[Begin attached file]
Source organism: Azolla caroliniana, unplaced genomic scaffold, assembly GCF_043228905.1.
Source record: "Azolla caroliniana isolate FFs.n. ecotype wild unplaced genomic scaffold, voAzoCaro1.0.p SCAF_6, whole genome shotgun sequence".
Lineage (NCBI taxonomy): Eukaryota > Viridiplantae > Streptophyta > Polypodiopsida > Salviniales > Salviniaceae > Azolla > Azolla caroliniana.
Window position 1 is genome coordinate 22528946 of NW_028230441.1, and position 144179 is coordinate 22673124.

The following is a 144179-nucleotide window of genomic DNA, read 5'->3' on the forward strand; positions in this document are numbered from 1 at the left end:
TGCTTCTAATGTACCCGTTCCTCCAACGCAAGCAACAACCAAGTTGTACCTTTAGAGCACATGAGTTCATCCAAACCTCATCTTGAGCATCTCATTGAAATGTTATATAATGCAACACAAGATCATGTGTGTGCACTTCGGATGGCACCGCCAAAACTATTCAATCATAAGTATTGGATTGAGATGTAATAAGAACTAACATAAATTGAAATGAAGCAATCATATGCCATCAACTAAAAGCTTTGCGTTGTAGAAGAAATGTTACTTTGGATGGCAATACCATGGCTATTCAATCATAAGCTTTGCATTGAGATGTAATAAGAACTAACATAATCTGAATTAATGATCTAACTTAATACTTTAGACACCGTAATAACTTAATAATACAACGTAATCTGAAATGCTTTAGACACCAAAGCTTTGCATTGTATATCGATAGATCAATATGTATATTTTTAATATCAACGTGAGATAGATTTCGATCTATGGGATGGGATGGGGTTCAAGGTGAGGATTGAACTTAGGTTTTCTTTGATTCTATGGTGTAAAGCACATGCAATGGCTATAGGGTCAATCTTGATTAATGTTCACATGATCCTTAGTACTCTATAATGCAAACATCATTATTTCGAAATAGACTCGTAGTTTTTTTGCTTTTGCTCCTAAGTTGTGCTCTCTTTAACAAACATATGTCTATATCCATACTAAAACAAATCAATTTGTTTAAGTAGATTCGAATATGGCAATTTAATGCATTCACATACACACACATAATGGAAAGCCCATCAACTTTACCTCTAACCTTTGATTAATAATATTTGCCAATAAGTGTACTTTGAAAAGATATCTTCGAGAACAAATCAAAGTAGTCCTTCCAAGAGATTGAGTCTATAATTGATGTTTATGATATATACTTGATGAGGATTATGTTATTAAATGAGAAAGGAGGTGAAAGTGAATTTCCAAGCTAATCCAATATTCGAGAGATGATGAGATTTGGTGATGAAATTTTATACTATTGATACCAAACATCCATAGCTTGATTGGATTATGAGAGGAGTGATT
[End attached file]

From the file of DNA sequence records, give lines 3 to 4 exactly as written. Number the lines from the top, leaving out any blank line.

Lineage (NCBI taxonomy): Eukaryota > Viridiplantae > Streptophyta > Polypodiopsida > Salviniales > Salviniaceae > Azolla > Azolla caroliniana.
Window position 1 is genome coordinate 22528946 of NW_028230441.1, and position 144179 is coordinate 22673124.